The Christmas "I told you so"

This year's Christmas decorating has been a little slow going. Normally I've got the tree up by Thanksgiving and all the pumpkin crap thrown into the creek behind our house to make way for red and green lights and pine cone wreaths on all the doors. But my mood has been sluggish the past couple weeks since Matthew died and I am not very holly jolly. Let's be real. I've been downright grinchy and bah-humbug.

The kids have been asking where the damn elf is and when are we putting up the tree and can they have candy canes for freaking lunch. Deep breaths. As much as I'd like to hibernate in my bed with Friends reruns and fast forward time well into the middle of January (my 40-somethingth birthday is in early January that I won't be observing), I know I need to suck it up and carry on with the tradition of making this "the most wonderful time of the year" for four kids.

We passed a neighborhood store with Christmas trees stacked up outside, waiting in all their green, piney glory to be taken home for the holiday. My mind flashes back to mine and Matthew's first Christmas together, when I brought a real Christmas tree home to our farmhouse we had been living in for just two short months. My husband repeatedly told me it wasn't a good idea because he was allergic to pine trees and wanted to deny me my desire to wake up to that glorious pine scent every morning. I fought him. He lost.

I told him about the Christmases of my childhood, crammed in our family car, headed to the tree lot where my sisters and I would give dad the thumbs up from the car on which big, fat tree to pick. I told him I couldn't live without the colored, sparkly lights on that real tree that brought back memories of my Christmas wonder as a child. So we kept a real tree up and my poor, newlywed husband coughed, sniffed and itched his way through an entire month saying, "I told you so." I feverishly tried to keep up with the pine needles, telling him it couldn't be that bad and he must be exaggerating.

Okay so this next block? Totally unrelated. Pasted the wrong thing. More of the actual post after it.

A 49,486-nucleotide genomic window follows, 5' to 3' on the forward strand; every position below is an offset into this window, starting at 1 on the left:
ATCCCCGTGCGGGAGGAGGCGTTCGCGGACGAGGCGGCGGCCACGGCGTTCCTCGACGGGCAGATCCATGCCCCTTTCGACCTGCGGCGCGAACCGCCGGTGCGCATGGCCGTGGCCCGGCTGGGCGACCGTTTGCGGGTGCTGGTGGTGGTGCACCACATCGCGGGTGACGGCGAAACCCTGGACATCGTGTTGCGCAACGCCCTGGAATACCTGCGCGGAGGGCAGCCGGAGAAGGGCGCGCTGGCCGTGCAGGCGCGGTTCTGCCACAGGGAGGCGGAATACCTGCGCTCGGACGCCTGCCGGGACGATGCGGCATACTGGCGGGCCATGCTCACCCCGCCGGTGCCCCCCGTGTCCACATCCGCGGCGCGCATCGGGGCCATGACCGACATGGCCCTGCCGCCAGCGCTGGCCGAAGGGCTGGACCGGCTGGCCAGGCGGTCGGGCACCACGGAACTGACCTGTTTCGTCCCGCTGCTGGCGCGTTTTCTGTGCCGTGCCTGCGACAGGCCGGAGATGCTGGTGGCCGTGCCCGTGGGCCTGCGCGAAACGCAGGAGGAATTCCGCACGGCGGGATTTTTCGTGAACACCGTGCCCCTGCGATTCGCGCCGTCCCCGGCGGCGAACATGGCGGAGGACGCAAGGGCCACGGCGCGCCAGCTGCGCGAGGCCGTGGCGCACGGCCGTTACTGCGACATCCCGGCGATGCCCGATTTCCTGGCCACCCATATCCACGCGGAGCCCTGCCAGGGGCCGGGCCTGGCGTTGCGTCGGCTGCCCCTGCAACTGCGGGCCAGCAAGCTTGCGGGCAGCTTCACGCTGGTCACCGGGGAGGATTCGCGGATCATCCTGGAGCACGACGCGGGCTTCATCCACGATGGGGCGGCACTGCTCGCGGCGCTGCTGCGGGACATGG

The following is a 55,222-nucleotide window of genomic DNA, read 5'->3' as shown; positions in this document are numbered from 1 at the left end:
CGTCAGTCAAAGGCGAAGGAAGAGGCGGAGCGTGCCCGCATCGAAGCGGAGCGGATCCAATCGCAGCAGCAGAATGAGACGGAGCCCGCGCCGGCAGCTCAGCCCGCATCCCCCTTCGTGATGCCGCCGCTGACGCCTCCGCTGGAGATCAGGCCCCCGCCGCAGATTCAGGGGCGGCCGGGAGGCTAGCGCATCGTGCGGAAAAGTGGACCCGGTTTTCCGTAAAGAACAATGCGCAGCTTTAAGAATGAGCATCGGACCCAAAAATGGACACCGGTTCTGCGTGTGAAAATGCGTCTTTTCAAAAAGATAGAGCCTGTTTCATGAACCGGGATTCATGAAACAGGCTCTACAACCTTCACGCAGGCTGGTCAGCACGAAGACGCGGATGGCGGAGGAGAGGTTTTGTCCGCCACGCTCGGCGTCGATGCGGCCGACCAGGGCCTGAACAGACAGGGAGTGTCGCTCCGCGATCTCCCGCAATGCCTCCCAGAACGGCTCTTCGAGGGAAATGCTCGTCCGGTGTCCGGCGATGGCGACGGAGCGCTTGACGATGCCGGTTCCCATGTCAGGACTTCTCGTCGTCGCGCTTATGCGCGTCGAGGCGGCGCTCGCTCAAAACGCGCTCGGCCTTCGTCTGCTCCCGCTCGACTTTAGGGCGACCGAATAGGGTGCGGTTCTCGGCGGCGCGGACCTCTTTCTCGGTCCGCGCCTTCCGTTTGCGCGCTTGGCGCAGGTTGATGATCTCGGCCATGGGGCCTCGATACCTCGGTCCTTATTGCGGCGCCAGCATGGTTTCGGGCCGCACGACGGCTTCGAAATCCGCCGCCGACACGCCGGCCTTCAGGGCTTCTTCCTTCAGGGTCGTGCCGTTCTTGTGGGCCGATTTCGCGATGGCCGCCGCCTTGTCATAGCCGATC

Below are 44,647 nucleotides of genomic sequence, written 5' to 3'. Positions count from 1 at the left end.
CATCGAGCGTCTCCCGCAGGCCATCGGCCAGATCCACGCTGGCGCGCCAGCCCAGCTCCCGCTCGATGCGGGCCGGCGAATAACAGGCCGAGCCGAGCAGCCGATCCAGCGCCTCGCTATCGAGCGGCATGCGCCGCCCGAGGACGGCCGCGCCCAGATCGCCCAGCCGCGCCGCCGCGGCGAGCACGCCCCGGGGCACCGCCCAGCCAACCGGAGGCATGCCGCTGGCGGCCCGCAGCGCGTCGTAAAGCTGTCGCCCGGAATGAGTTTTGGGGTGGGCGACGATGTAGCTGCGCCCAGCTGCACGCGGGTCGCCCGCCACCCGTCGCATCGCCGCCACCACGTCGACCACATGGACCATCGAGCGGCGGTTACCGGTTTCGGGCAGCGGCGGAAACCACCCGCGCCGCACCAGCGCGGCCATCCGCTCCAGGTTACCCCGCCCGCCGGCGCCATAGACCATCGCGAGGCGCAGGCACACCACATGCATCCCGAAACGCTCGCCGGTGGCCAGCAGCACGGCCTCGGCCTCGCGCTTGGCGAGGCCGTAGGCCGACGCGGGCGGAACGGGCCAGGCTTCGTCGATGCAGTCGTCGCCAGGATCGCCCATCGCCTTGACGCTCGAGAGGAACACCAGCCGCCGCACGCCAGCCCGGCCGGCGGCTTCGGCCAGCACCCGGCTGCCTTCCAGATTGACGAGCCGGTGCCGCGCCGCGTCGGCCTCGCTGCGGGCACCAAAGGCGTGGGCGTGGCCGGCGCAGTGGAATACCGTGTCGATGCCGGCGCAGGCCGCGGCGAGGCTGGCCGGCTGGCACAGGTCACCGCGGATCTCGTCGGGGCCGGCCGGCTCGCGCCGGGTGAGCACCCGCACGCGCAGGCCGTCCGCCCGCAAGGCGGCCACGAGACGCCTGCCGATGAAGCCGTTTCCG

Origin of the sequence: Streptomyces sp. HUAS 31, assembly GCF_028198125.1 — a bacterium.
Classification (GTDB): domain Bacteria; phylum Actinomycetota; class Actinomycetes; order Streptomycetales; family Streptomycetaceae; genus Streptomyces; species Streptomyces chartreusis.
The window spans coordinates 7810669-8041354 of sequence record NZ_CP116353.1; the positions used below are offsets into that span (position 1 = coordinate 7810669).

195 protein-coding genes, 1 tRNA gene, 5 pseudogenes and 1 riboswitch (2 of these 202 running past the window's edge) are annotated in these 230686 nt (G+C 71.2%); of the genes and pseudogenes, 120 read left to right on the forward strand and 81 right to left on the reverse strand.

Needless to say, that was the last time we had a real tree and I've been putting up a fake, pre-lit one in my house ever since. Until now.

Mom! Let's get one, can we get one? Can we, can we, please? Hmm, I think. I suppose we could, kids... yes, you know what? Mom had a real tree as a child and there's absolutely nothing like a holiday house filled with the pungent smell of pine you can experience from any room. So as it ended up, my awesome neighbor volunteered to deliver to us one of those Christmas trees as a gift. Genuine smiles and excitement all abound here when he brought that tree through the front door. The smell alone brought me back to the time I was 8 years old, giggling with my little sister trying to stay awake for Santa on Christmas Eve. The year I got my first Cabbage Patch Doll, a Peaches&Cream Barbie and brand new corduroy culottes I wore the hell out of. It reminded me of Christmas dinners at my sweet grandmother's house with all my cousins and nougat candies and egg nog before bed. The smell of a real tree is pure Christmas magic.

It's also the smell of hives. Seriously. Hives and itchy skin and watery eyes and many, many whiny children.

It wasn't 10 minutes that this beautiful Douglas Fir was sitting in our living room that all three girls started in with the itching. One twin was itching her neck so bad she looked like she was a back-alley crack addict. The other twin started coughing. The youngest started whining about her legs itching. I tried playing it off, saying, it's probably just dry air in here, just go in another room. I vacuumed the needles up. But apparently putting the needle-fresh aroma in the air can make it worse. Now they are all rubbing their eyes, itching their legs, necks and arms and I'm pretending this is not happening as I get out the magical, twinkling lights. I'm stranding this tree up to the tune of White Christmas, all the while trying to ignore the sound of unhappy children crying about the beautiful beast before us.

This time I lost. After a couple hours, I took off the lights and dragged that divinely-scented holiday tree upstairs and out to the second floor balcony overlooking the street. I decorated it with the multicolored lights that remind me of that amazing Christmas of 1984. I sat there as long as I could to drink up the scent before my toes froze and I had to come inside and close the door.

My children have inherited a big fat allergy to real Christmas trees from their Daddy. Their once-again-always-right Daddy. Their no-doubt-laughing-in heaven Daddy. I will have to enjoy this tree through the window. The only lesson here is that there is no statute of limitations on "I told you so's." They most definitely can come from the grave.


  1. I thoroughly enjoyed reading these blog entries. As a single parent who has raised 3 boys in Northern Kentucky I would certainly recommend not to sweat the small stuff and not to care too much about what other people may think or say about your kids. It is much more important for your kids to be happy and loved. Good luck and it will go by so quickly that you will be amazed. I know that is tough to believe during the day to day grind of life but it is true. My kids and I often talk about those first years of getting up and 530 to get them ready for school,the long drive to their schools and then on to work downtown. Good luck and keep on posting your comments.


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